You want to first correct the security flaws that you already know

By fixing vulnerabilities you have already identified before conducting a pentest, pentesters won’t “waste” time on known vulnerabilities and can focus on finding other vulnerabilities. 

In these situations where vulnerabilities are known, however, we have seen a trap: pushing back the pentest for a long time (sometimes months, sometimes more) to allow developers to fix the vulnerabilities. Sometimes this situation is lasting, because other priorities are set, because unexpected events have occurred, or because corrections are not 100% finalised. 

In the meantime, there may be risks related to unidentified vulnerabilities, or to vulnerabilities that have been identified but whose impact is minimised. The penetration test allows an external view, with a prioritisation of the flaws by criticality level. It doesn’t matter if we find flaws that you already know about, the important thing is to provide you with visibility on all the flaws that we have been able to find, on what their impacts and criticality levels are, and how to remedy them. You will then be able to decide on the order of priorities.

You first want to finish the correction following the previous pentest

Indeed, if you wish to deepen the tests on an already pentested area, by finishing the correction of a previous security audit, the pentesters will be able to go further in their research during the next one. They will also be able to check that the remediation implemented has not created any undesirable effects on other elements.

In other situations, for example, if you want to test another target, then the pentest can be conducted independently of the remediation in progress.

You first want to get your first clients to finance the pentest

Sometimes the budget for a pentest is only allocated if a certain sales amount is reached or if an end customer finances it. This postpones the audit to an uncertain time. 

However, customers are increasingly aware of the importance of the security of their data, following the numerous data leaks or cyberattacks that make the headlines. Being able to provide proof of security when talking to prospects can help to win new customers, which will help to achieve business objectives.

Strengthening security becomes then an investment to win new business, not an expense. To go further on this point, we give you four keys which shows the return on investment of a security audit.

You are starting a certification process (ISO 27001), you will do the pentest in a second time

If you have just started a certification process, it is possible that you will first be focused on other topics, such as risk analysis, protection reinforcement and process documentation… The pentest will come next, unless there is a particular urgency on your side, and in this case it is always possible to carry out several actions in parallel.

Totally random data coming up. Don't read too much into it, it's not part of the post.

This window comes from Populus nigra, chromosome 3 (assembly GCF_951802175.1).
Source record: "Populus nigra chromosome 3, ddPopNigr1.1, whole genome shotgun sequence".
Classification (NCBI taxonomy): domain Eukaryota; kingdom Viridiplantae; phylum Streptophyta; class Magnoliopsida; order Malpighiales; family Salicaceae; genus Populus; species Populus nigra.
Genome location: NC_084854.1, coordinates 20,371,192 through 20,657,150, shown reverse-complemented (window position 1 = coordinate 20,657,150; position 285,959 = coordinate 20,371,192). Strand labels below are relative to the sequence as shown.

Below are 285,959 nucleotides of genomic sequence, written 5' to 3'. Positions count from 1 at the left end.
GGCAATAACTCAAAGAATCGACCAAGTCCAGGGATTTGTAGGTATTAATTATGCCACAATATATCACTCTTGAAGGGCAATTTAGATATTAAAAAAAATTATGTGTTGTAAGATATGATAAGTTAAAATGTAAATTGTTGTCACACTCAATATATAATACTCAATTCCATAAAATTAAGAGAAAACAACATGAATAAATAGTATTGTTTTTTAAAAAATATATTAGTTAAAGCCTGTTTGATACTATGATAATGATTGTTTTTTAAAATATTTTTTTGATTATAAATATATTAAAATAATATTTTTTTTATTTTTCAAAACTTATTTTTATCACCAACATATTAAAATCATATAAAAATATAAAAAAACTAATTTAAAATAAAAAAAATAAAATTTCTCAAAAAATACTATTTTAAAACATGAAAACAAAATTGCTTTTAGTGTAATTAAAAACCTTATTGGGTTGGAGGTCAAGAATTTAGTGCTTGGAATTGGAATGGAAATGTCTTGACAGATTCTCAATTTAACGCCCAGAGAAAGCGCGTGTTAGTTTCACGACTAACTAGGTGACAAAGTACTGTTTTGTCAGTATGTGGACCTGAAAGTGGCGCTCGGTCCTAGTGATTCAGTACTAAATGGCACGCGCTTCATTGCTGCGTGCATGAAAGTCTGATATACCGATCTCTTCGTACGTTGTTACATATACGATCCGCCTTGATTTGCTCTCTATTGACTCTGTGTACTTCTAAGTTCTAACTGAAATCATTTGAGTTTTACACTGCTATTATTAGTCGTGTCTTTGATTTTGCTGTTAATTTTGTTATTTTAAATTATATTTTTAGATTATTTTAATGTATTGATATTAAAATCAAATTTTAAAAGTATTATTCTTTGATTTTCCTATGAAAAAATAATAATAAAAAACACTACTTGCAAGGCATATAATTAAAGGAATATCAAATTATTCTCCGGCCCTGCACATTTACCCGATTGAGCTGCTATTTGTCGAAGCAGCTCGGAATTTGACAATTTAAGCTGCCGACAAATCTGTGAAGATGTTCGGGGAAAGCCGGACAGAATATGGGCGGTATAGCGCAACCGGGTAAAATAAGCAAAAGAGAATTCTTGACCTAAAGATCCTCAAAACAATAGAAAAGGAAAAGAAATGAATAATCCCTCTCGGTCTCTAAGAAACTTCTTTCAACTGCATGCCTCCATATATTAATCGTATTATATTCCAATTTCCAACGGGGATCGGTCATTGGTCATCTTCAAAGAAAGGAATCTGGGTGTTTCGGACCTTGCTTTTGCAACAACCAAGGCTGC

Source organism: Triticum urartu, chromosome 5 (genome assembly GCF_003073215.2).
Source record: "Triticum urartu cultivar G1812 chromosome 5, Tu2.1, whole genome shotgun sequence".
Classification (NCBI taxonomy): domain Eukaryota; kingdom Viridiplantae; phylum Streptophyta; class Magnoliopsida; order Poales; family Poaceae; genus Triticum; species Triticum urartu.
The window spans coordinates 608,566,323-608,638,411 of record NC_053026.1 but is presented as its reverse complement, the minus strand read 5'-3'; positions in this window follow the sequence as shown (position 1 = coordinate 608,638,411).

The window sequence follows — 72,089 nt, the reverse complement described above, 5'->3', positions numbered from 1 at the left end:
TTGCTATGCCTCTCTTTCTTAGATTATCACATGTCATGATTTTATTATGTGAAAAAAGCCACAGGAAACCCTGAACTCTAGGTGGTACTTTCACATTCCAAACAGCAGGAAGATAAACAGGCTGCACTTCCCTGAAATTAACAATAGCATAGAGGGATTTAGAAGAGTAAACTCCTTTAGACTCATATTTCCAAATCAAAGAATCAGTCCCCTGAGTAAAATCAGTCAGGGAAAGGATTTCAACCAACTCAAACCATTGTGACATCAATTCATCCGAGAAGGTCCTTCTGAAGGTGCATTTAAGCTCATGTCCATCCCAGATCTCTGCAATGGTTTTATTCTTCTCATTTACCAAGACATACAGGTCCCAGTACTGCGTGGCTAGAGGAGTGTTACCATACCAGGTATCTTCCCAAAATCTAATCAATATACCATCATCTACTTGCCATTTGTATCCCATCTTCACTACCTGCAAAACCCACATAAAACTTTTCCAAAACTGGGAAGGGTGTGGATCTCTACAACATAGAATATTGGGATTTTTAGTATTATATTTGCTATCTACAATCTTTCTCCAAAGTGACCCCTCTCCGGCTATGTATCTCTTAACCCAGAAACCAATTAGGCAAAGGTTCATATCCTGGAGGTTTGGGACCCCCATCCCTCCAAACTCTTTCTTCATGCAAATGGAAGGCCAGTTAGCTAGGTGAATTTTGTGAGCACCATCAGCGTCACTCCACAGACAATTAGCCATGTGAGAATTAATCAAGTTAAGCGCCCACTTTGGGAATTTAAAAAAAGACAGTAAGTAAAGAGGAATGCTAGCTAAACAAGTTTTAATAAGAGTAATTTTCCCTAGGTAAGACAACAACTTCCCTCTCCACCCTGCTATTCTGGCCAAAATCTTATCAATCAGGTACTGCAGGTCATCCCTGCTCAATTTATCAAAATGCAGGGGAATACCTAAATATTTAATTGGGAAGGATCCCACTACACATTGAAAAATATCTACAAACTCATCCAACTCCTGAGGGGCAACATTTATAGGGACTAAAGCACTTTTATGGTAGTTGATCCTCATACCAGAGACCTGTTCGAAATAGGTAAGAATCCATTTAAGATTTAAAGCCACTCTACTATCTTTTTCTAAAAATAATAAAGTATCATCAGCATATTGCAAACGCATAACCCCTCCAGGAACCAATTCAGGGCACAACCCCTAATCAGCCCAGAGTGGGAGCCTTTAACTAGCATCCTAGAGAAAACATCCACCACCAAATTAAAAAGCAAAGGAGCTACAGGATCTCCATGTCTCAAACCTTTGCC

The pentest confronts the security analysis with the real threat, which is usually done in a second step, even if it is not an absolute rule. Carrying out a black box pentest, with a limited time to attack different information system entry points, can also be a good start before tackling in-depth analysis and protection reinforcement work.

You are not exposed to attack risks for the moment, you will invest in security a bit later.

It is true that some activities are more exposed than others to cyberattacks that target them on purpose, for various reasons (types of data processed, expected financial gains…). 

However, not all cyberattacks are targeted. Some bots scan the web on a large scale to find vulnerabilities, especially on servers or CMS. And, of course, there are mass phishing campaigns, for scams or to spread malware. It is therefore important to protect yourself a minimum against the main risks.

Testing and strengthening your security in a period when you are not very exposed allows you to build a healthy foundation, without waiting for the period to become critical, knowing that the investment will be less important if you are facing a non-critical level of risk.

For the moment, our customers don’t ask us to do pentests, maybe this will come later

Doing a pentest before your customers demand it would show that you are proactive on the safety topic. This would make it an argument in your favour to create a relationship of trust with your customers and partners, and to differentiate yourself from your competitors. Security then creates value to encourage sales.

On another note, it is always less complicated not to act in a hurry, and not to wait to be in a blocked sales process while waiting to be able to show a security audit report. A minimum of anticipation is advised, depending on the profile and potential requirements of your prospects.

After having seen these different situations, we are convinced that you have the keys to evaluate your situation and to decide strategically when is the most relevant moment for you to do a pentest.
We are also available to a quick assessment of your situation.